News Idea Guidelines

Submit a Story Idea

“Juicy quotes and anecdotes and little bits of color…”

If a new publication, program, major or event is timely and noteworthy or a student or professor has done something exceptional, Public Information will draft a press release to send to media full of “juicy quotes and anecdotes and little bits of color” which we need to get from you!

The Office of Public Information is continually looking for information that will be of interest to news media. If you would like to share news about an exceptional student, publication, program, event or achievement, please fill out the story idea submission form. To better determine audience interest in your story, please review the questions below to determine newsworthiness.

Keep in mind that what’s news to internal audiences is not necessarily news to external audiences. News media will only cover stories that fit the conventional criteria that determine newsworthiness which include timeliness, proximity, conflict, human interest, consequence, usefulness, prominence and uniqueness.

Timely news stories are ones that correspond to issues or events that have recently happened or are about to happen. Stories will be of interest to local media if they involve people who live and work in the area and news stories are often written about things that happen outside the routine of daily life. Human-interest stories about extraordinary events that happen to ordinary people are also considered newsworthy. Stories of consequence are about issues that directly impact people’s lives such as economic issues or a change in legislation. Useful stories might contain practical hints on topics such as sustainability, health, careers or finance.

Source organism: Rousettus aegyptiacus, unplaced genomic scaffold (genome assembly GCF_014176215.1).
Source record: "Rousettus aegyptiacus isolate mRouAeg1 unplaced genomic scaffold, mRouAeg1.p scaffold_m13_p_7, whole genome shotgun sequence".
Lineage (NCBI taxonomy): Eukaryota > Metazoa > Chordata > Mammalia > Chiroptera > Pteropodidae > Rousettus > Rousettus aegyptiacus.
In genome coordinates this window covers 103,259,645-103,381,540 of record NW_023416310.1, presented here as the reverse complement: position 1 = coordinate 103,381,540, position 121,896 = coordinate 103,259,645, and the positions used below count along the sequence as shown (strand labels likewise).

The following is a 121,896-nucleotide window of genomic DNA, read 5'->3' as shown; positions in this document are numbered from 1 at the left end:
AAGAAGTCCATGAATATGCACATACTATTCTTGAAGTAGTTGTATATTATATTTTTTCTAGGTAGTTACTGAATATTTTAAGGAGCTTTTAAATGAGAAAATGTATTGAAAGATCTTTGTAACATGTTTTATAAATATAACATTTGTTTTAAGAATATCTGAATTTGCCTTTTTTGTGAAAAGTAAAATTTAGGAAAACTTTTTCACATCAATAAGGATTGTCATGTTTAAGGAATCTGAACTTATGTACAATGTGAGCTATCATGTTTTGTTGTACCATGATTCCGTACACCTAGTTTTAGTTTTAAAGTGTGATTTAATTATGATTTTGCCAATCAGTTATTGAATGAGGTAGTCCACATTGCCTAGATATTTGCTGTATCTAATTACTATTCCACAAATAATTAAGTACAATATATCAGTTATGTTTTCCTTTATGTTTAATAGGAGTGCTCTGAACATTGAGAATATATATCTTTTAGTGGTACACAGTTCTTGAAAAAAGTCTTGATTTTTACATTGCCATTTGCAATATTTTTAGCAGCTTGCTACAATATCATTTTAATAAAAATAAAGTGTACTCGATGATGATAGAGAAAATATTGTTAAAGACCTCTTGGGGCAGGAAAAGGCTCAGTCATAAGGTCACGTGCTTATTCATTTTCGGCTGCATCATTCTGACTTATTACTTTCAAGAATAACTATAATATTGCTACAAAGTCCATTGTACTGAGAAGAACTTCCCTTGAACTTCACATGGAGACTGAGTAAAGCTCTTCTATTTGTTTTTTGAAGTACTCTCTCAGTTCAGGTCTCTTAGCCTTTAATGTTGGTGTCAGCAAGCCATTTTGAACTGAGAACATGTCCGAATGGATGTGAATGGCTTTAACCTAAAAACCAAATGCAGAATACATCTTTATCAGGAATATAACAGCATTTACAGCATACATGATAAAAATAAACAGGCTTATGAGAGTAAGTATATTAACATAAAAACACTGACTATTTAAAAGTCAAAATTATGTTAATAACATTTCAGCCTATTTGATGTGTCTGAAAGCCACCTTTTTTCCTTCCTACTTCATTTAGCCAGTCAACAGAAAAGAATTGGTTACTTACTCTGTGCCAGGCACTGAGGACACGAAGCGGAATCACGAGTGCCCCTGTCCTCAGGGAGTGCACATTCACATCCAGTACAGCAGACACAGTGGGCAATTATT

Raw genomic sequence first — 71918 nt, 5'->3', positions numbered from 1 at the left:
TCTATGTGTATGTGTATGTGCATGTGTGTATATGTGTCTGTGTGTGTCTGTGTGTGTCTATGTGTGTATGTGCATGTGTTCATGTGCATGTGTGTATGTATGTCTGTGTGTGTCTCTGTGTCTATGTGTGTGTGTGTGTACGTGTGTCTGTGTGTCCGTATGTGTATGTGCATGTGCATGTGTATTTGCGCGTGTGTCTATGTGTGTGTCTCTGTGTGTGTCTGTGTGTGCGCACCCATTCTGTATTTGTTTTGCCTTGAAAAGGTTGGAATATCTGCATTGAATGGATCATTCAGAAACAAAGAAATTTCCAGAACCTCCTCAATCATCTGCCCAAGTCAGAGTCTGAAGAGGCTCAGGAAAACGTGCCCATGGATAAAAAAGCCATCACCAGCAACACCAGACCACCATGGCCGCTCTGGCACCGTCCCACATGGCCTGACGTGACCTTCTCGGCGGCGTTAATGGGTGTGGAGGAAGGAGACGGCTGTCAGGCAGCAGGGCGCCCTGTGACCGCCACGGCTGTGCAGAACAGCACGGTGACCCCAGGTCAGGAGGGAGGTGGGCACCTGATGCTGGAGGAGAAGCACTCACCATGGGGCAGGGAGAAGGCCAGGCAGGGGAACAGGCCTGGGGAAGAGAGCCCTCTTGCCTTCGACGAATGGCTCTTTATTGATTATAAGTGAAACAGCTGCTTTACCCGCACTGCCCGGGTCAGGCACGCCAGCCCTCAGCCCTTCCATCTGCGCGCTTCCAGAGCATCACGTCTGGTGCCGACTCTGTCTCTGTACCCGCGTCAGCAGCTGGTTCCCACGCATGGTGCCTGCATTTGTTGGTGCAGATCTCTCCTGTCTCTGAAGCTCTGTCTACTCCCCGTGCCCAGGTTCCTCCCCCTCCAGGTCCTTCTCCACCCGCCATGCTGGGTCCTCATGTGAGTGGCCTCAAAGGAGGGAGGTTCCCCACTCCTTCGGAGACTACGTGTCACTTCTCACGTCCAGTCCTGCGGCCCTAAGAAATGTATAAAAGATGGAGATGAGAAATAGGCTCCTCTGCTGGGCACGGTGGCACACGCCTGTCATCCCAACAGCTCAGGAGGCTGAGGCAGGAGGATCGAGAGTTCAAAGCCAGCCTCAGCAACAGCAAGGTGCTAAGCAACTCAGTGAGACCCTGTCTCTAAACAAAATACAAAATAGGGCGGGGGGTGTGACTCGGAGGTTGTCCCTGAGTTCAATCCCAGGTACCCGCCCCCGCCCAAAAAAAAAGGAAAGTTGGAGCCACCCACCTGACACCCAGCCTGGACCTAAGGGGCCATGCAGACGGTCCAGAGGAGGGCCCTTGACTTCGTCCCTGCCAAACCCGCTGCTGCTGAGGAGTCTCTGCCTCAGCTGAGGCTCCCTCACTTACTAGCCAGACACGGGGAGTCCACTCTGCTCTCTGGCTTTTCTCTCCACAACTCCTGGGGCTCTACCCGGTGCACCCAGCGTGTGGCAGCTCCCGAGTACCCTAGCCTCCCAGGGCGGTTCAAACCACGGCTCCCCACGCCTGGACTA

Top ten questions that determine news value:
Think about the stories you see covered in the media. Reading and answering the questions below will help you and us to gauge potential media interest in your story:

1. How is this unique or distinctive? How does it differ from all others? Is this a first in the world, country or region?
2. Is this a timely story related to current hot topics in the news (elections, forthcoming legislation, the new core curriculum at Harvard), or do you have a new angle on an old story?
3. Does it have juicy quotes, anecdotes, and little bits of colorful details? Is the information out of the ordinary; unusually entertaining or exciting?
4. Does the story idea demonstrate that Pace is on the forefront or participating in, a national or regional trend?
5. Would the public find value in the information? Would it directly affect their lives? Would the story or event offer practical hints on topics such as health or finance? Does it demonstrate the specific expertise of faculty or staff?
6. Does the information have human interest or cultural interest? Is it a “feel-good” story?
7. Does the story hit close to geographical home? If it involves and affects people from the areas surrounding our campuses, local media may be more interested.
8. Does it involve events and/or people of prominence (celebrities) in a particular industry or area of study?
9. Does the event or story offer a good visual component and photo opportunity for media such as students gathering for a good cause, or a unique visual component like a work of art or unusual activity?
10. Was this something initiated and executed by students? Does it benefit community members outside of Pace?
If you answered “yes” to at least one of the questions listed, internal and/or external audiences might be interested in your story. Please take a moment to complete the submission form.

If the story idea involves an event, please give all pertinent details about the event requested above, including who will be speaking/entertaining and what kinds of workshops or sessions might be offered and whether students are involved in planning the event. Please include as many details as possible in the story idea field. Not all material submitted will be published or distributed.

If you have questions, contact Cara Cea at 914-773-3312.